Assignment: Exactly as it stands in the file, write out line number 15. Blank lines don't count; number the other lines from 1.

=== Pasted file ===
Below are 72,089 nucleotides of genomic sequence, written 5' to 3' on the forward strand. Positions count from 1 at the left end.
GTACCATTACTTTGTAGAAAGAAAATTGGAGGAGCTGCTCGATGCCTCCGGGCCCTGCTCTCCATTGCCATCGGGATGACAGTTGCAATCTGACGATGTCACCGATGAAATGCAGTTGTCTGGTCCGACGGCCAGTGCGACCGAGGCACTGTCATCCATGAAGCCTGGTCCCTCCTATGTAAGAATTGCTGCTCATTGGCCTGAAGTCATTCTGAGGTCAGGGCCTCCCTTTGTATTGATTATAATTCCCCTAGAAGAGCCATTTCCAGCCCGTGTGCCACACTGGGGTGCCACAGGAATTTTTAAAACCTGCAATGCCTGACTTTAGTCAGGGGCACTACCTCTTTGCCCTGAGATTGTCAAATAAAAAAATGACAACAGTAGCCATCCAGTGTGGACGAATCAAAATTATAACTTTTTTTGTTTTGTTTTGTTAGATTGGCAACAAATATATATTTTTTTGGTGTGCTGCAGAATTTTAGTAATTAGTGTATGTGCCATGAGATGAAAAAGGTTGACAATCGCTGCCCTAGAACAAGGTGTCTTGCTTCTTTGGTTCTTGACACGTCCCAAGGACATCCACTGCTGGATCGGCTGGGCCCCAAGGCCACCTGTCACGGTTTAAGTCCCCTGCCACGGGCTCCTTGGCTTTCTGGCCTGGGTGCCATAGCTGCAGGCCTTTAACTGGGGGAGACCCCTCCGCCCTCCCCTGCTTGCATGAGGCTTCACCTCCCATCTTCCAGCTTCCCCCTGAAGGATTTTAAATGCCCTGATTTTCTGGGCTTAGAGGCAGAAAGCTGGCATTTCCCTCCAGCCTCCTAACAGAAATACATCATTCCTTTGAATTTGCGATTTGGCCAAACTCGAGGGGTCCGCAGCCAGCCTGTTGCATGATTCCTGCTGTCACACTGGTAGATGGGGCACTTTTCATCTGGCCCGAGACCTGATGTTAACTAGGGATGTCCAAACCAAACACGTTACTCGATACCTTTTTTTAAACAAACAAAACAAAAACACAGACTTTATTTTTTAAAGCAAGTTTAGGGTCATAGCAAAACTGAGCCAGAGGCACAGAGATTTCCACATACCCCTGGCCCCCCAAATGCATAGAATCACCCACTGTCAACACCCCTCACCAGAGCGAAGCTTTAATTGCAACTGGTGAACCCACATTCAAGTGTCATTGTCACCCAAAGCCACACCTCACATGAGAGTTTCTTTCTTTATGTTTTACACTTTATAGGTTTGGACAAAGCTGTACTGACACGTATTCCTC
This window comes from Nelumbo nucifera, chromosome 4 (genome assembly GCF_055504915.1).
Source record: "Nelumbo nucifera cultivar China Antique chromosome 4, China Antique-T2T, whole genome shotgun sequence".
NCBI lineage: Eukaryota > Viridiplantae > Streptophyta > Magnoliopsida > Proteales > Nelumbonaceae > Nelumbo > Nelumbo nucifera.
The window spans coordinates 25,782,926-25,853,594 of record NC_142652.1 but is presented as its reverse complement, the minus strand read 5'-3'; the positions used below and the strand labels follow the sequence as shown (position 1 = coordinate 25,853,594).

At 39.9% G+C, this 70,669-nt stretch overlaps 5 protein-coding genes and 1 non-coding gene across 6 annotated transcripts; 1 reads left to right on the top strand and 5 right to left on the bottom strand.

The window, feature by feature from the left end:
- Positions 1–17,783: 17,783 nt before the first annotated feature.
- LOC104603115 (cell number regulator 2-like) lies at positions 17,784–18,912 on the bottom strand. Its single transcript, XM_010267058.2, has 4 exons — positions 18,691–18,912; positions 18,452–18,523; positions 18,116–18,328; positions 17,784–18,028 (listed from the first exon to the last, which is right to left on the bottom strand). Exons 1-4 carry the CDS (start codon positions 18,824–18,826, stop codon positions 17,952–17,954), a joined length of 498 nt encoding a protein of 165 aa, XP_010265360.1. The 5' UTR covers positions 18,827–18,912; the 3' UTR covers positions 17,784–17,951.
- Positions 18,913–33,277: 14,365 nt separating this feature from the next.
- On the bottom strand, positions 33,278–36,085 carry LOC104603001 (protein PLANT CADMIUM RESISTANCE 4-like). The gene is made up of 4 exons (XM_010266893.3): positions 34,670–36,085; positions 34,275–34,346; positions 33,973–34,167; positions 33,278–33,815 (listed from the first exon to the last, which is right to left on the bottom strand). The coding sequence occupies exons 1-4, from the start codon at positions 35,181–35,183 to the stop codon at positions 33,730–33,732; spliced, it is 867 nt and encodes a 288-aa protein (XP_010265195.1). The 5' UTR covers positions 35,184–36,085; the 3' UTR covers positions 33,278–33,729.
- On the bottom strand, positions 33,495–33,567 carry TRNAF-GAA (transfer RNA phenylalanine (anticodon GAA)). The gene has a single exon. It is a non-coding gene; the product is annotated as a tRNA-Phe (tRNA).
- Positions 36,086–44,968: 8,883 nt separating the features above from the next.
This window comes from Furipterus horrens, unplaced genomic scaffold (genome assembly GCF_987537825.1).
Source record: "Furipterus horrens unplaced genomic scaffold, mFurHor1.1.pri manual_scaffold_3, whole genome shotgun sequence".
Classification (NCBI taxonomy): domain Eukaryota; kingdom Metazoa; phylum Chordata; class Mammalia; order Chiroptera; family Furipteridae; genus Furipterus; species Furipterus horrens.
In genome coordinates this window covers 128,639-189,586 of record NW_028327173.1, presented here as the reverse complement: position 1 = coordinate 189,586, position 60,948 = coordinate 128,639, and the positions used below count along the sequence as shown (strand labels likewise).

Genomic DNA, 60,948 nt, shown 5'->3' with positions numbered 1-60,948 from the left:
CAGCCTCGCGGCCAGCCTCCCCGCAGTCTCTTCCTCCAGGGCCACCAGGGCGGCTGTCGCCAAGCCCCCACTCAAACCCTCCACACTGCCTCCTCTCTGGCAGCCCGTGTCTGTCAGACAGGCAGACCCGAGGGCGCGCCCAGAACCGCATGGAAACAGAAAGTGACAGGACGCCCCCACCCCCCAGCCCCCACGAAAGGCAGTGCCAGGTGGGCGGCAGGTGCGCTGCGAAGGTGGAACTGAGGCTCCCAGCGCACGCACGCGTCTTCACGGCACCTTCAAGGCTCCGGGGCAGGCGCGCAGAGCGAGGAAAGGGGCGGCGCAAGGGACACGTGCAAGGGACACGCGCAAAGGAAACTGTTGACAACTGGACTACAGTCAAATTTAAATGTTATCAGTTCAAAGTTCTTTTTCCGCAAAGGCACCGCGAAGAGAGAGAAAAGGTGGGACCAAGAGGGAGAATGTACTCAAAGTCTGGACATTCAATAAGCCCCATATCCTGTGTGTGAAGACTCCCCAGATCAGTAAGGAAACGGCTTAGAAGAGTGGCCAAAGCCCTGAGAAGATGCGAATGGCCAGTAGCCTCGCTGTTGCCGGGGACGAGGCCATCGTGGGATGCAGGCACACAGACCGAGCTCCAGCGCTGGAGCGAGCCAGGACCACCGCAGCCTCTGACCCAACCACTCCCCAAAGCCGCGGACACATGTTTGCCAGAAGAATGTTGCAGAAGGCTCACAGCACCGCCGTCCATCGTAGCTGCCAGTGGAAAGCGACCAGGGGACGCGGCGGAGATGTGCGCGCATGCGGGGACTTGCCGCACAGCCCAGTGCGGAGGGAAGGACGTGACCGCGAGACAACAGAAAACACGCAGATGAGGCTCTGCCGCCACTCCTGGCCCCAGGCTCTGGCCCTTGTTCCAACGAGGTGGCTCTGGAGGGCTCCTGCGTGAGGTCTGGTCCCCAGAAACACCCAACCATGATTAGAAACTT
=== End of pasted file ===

This window comes from Furipterus horrens, unplaced genomic scaffold (genome assembly GCF_987537825.1).